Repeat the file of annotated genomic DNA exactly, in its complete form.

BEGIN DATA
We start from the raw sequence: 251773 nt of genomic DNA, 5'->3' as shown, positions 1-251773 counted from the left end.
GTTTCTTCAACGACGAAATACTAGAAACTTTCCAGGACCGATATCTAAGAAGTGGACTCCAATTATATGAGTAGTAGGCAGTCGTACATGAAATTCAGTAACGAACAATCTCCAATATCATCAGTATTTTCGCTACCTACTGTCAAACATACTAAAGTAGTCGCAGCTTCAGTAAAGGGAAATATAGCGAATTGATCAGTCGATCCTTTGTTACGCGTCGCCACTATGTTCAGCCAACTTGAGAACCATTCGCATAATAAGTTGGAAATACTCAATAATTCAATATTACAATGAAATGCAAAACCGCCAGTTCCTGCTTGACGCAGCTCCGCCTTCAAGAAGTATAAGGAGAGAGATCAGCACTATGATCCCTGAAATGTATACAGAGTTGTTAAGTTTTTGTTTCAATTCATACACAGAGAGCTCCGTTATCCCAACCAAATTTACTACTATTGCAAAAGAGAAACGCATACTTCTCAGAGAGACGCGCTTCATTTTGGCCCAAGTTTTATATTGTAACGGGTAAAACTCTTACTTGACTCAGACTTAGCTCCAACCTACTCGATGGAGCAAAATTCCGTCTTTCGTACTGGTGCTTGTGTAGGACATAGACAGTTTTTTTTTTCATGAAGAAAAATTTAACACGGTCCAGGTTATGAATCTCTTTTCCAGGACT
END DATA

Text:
We start from the raw sequence: 251773 nt of genomic DNA, 5'->3' as shown, positions 1-251773 counted from the left end.
GTTTCTTCAACGACGAAATACTAGAAACTTTCCAGGACCGATATCTAAGAAGTGGACTCCAATTATATGAGTAGTAGGCAGTCGTACATGAAATTCAGTAACGAACAATCTCCAATATCATCAGTATTTTCGCTACCTACTGTCAAACATACTAAAGTAGTCGCAGCTTCAGTAAAGGGAAATATAGCGAATTGATCAGTCGATCCTTTGTTACGCGTCGCCACTATGTTCAGCCAACTTGAGAACCATTCGCATAATAAGTTGGAAATACTCAATAATTCAATATTACAATGAAATGCAAAACCGCCAGTTCCTGCTTGACGCAGCTCCGCCTTCAAGAAGTATAAGGAGAGAGATCAGCACTATGATCCCTGAAATGTATACAGAGTTGTTAAGTTTTTGTTTCAATTCATACACAGAGAGCTCCGTTATCCCAACCAAATTTACTACTATTGCAAAAGAGAAACGCATACTTCTCAGAGAGACGCGCTTCATTTTGGCCCAAGTTTTATATTGTAACGGGTAAAACTCTTACTTGACTCAGACTTAGCTCCAACCTACTCGATGGAGCAAAATTCCGTCTTTCGTACTGGTGCTTGTGTAGGACATAGACAGTTTTTTTTTTCATGAAGAAAAATTTAACACGGTCCAGGTTATGAATCTCTTTTCCAGGACT